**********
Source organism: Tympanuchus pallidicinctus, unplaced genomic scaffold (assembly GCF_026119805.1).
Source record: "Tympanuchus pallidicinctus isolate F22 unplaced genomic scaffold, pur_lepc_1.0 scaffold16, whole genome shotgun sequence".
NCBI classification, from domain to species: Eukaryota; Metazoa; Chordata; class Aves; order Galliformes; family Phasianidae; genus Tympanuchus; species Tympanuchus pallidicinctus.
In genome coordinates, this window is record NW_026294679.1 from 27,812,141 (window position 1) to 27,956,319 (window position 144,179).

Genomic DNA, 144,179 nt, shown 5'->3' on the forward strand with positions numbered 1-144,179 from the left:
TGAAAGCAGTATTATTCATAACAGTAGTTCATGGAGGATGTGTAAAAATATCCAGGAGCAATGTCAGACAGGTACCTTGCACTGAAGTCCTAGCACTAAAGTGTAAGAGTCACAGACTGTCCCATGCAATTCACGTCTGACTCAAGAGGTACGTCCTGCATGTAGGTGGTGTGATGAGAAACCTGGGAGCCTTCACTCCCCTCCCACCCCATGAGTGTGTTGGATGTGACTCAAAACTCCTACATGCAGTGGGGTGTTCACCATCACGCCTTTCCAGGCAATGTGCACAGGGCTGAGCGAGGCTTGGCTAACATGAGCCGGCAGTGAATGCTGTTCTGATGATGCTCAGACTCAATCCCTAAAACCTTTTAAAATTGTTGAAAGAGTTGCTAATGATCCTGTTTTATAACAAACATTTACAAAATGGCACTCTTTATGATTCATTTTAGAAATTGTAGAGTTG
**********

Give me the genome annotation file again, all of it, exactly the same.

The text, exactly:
Source organism: Tympanuchus pallidicinctus, unplaced genomic scaffold (assembly GCF_026119805.1).
Source record: "Tympanuchus pallidicinctus isolate F22 unplaced genomic scaffold, pur_lepc_1.0 scaffold16, whole genome shotgun sequence".
NCBI classification, from domain to species: Eukaryota; Metazoa; Chordata; class Aves; order Galliformes; family Phasianidae; genus Tympanuchus; species Tympanuchus pallidicinctus.
In genome coordinates, this window is record NW_026294679.1 from 27,812,141 (window position 1) to 27,956,319 (window position 144,179).

Genomic DNA, 144,179 nt, shown 5'->3' on the forward strand with positions numbered 1-144,179 from the left:
TGAAAGCAGTATTATTCATAACAGTAGTTCATGGAGGATGTGTAAAAATATCCAGGAGCAATGTCAGACAGGTACCTTGCACTGAAGTCCTAGCACTAAAGTGTAAGAGTCACAGACTGTCCCATGCAATTCACGTCTGACTCAAGAGGTACGTCCTGCATGTAGGTGGTGTGATGAGAAACCTGGGAGCCTTCACTCCCCTCCCACCCCATGAGTGTGTTGGATGTGACTCAAAACTCCTACATGCAGTGGGGTGTTCACCATCACGCCTTTCCAGGCAATGTGCACAGGGCTGAGCGAGGCTTGGCTAACATGAGCCGGCAGTGAATGCTGTTCTGATGATGCTCAGACTCAATCCCTAAAACCTTTTAAAATTGTTGAAAGAGTTGCTAATGATCCTGTTTTATAACAAACATTTACAAAATGGCACTCTTTATGATTCATTTTAGAAATTGTAGAGTTG